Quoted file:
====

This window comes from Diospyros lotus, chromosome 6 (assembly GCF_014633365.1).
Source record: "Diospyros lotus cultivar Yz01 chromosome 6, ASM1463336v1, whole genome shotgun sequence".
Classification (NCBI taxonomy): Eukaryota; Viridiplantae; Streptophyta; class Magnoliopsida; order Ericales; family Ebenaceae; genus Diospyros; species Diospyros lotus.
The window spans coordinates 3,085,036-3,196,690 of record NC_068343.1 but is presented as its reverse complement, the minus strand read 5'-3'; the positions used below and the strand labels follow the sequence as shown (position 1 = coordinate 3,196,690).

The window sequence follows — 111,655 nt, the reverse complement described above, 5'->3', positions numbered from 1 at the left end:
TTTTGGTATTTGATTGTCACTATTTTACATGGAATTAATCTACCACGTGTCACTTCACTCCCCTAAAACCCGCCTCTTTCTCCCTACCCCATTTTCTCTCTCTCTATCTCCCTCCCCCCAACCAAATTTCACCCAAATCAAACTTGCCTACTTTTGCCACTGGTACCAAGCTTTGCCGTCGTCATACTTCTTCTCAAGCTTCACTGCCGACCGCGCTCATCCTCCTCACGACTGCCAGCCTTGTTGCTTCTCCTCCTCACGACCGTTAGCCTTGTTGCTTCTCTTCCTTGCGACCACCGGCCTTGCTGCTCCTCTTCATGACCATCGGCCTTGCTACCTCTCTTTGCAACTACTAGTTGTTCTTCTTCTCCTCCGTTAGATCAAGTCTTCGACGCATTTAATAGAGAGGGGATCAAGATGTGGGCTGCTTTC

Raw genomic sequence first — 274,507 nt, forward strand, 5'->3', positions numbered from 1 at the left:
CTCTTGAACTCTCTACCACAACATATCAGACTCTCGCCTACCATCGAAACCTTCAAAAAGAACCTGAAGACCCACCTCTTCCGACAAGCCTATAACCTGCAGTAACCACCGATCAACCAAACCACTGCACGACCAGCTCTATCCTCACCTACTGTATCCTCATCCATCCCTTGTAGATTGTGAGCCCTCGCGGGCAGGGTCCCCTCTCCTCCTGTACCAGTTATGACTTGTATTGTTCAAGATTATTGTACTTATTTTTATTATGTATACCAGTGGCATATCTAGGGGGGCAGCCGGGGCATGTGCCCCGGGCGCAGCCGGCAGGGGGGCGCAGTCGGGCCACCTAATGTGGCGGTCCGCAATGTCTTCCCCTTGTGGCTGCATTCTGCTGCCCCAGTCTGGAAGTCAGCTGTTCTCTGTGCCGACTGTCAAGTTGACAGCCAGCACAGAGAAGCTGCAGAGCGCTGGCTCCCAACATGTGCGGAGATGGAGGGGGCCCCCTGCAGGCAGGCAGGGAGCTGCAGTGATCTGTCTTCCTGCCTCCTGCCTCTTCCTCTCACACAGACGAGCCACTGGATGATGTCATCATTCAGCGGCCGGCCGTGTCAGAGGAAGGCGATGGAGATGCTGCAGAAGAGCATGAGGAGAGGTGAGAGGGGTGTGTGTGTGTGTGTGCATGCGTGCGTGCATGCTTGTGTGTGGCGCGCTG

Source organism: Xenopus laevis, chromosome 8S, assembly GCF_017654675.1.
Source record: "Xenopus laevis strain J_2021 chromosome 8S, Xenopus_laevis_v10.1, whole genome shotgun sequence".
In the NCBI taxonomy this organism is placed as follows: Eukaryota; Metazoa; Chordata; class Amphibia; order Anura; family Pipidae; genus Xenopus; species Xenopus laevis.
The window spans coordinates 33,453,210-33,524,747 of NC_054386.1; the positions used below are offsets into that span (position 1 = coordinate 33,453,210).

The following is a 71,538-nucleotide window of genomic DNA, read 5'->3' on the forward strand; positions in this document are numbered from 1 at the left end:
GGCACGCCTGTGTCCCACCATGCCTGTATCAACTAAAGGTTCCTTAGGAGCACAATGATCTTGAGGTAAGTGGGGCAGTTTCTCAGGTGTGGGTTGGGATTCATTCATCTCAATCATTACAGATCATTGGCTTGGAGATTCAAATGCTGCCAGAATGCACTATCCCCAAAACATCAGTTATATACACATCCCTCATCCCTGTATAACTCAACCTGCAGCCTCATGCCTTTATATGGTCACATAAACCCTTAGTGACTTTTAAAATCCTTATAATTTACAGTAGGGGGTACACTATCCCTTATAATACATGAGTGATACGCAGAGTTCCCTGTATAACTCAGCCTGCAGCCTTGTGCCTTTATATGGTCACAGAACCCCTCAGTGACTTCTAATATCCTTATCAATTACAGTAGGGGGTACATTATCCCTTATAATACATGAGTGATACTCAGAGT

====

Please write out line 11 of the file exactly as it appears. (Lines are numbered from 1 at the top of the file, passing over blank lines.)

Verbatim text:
In the NCBI taxonomy this organism is placed as follows: Eukaryota; Metazoa; Chordata; class Amphibia; order Anura; family Pipidae; genus Xenopus; species Xenopus laevis.